It may be called the Knysna Seahorse, but Sedgefield is where you will now find the most impressive tribute to the tiny creature that makes the town’s estuaries its home. Today local NPO Masithandane unveiled their latest mosaic masterpiece at the foot of the dune beach-lovers climb to reach the magnificent Myoli Beach.
“Sedgefield, here at last is the seahorse you’ve been asking for!” Jacky Weaver, Chairperson of Masithandane, introduced their latest addition to the Sedgefield Mosaic Route as mosaic team leader Hyla Hartlief and Ward 1 Councillor Levael Davis removed the “wrapping”.
The towering 3 meter high installation comprises a giant sparkling mosaic statue of the Knysna Seahorse mounted on one of the original fishing boats used at Gericke’s Point, donated by Christopher Fredericks. Livelihoods depended on it for more than 40 years. The historically significant Gericke’s Point provides the distinctive, distant western backdrop to Myoli Beach.
The shimmering seahorse sculpture is Masithandane’s second contribution to the #KnysnaArtProject, a collaboration between Visit Knysna (the greater Knysna area’s destination marketing organisation), the Knysna Municipality and the Knysna Art Society. It is also the last installation in the official #KnysnaArtProject, the aim of which was to encourage visitors to branch out and explore some of the lesser known gems that the area has to offer by creating interactive outdoor artworks. These installations also now provided the basis for the Knysna Art Route which maps out all the galleries, artist studios, maker spaces and more that can be explored by art enthusiasts visiting the Greater Knysna area.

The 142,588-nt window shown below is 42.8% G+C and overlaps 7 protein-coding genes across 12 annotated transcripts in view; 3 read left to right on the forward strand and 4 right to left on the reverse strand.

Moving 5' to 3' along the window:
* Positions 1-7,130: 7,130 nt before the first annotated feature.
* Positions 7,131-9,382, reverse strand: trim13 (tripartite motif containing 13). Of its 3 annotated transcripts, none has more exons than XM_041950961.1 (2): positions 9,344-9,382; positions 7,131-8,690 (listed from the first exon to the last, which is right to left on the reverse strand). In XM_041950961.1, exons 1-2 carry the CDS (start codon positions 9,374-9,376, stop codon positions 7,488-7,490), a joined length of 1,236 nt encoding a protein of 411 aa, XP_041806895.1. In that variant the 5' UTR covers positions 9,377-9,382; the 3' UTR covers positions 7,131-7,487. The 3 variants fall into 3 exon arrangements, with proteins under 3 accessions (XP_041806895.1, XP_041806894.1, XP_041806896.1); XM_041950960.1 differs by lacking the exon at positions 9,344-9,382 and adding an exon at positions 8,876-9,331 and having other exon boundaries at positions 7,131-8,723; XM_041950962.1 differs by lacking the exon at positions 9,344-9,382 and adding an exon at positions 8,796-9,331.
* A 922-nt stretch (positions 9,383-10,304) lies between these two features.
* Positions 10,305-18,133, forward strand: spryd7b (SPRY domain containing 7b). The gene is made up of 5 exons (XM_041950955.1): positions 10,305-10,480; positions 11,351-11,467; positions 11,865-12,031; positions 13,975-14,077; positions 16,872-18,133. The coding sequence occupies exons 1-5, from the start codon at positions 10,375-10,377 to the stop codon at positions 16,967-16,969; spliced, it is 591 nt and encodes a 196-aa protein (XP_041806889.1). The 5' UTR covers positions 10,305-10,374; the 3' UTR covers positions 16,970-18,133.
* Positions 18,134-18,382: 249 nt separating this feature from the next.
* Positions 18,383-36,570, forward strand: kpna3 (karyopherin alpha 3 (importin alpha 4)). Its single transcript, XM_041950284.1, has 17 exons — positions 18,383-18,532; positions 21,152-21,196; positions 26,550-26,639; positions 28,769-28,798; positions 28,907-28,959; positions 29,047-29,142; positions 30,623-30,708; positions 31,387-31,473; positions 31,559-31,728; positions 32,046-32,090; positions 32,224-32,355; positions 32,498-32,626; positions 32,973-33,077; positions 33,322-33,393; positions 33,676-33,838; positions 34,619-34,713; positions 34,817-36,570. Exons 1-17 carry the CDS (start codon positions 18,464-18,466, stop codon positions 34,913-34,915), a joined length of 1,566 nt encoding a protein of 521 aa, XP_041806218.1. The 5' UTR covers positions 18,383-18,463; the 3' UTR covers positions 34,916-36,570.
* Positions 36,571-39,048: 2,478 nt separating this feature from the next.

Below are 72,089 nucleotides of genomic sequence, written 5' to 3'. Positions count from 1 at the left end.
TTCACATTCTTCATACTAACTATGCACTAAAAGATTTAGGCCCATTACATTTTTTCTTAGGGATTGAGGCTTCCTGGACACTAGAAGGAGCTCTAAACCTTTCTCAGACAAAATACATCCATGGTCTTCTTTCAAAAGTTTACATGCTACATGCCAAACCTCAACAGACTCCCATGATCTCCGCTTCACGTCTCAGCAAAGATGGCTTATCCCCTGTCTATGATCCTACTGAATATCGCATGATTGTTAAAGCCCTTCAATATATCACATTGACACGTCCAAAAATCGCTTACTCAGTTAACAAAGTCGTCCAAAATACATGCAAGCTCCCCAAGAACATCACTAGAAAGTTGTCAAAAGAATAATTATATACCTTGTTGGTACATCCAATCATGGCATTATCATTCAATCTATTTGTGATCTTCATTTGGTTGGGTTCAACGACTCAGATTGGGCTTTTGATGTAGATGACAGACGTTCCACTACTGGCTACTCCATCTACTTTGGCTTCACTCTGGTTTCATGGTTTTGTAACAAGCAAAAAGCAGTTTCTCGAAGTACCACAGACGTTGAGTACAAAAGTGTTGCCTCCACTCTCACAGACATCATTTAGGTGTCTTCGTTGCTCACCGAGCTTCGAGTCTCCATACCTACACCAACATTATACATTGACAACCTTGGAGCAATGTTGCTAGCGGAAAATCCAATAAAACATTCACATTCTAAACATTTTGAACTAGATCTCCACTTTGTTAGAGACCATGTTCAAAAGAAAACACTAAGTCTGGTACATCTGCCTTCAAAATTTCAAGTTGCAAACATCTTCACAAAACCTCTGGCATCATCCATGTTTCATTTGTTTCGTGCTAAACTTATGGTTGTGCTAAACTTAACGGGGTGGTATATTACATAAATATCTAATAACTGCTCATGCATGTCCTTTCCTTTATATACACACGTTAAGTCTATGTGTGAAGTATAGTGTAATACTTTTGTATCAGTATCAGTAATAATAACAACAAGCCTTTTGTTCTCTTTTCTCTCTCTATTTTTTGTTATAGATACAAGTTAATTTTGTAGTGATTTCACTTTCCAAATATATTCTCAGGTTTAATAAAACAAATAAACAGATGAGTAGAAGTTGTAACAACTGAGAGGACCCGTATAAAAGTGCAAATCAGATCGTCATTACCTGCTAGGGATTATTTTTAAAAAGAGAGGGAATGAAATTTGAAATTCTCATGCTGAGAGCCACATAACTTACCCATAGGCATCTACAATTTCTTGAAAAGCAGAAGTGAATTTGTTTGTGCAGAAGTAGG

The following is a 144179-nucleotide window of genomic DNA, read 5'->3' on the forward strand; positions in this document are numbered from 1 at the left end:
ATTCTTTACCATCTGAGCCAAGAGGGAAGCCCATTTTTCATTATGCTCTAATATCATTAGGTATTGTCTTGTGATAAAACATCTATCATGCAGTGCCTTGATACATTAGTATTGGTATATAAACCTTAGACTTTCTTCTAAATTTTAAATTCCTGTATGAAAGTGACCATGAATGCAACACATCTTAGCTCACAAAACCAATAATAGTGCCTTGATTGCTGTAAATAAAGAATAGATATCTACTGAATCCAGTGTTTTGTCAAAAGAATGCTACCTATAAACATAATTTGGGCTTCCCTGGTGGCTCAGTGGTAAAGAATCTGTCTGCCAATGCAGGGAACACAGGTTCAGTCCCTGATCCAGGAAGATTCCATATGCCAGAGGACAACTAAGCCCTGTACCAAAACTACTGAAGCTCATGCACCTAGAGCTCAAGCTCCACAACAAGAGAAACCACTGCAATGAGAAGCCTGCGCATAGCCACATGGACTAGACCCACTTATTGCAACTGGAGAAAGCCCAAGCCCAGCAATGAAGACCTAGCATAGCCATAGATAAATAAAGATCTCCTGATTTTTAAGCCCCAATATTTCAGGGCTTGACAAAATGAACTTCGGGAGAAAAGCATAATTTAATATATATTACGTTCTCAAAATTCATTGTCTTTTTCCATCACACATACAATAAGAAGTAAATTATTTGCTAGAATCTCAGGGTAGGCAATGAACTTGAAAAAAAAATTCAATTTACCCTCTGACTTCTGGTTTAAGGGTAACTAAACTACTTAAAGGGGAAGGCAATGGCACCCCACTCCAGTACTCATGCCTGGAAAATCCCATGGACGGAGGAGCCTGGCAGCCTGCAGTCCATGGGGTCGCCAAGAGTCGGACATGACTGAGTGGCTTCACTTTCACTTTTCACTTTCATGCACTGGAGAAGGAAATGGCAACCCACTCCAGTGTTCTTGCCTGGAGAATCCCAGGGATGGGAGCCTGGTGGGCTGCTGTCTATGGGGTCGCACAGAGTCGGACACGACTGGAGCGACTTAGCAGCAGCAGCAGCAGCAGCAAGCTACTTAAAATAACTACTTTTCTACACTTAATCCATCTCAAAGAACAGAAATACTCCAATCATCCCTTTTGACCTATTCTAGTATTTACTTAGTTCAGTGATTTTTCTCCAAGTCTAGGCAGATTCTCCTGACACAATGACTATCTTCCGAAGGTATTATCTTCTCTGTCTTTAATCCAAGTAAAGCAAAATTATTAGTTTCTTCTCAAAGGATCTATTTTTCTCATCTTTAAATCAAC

In August 2021, Masithandane unveiled the Sedgefield1 Love Bug – an original Volkswagen Beetle parked on the side of the Swartvlei River covered in brightly coloured mosaic renditions of the local fynbos and other flora unique to the area. With its open top and picture-perfect backdrop Sedgefield1 has proved to be as big a hit amongst residents of this small self-proclaimed “slow town” as it has amongst the travellers and tourists it was made for.
According to Jacky the idea for the seahorse came from the community, who have been asking for one ever since the Love Bug was unveiled. It was also at the launch of the Love Bug that Jacky first met Christopher Fredericks and heard the story of the fishing boat, which he then offered to donate to Masithandane for their next project. The Fredericks’ boat, hidden in his back yard for over a decade and beginning to decay, has now been given new life as the impressive base for the giant concrete seahorse.
The resin “starfish” steps up to the boat are also significant. They incorporate a number of metal sinkers, collected along the coastline as part of the Strandloper Project. Mark Dixon, founder of the Strandloper Project, approached Jacky with the idea of including sinkers in one of their installations to draw some attention to these environmental hazards.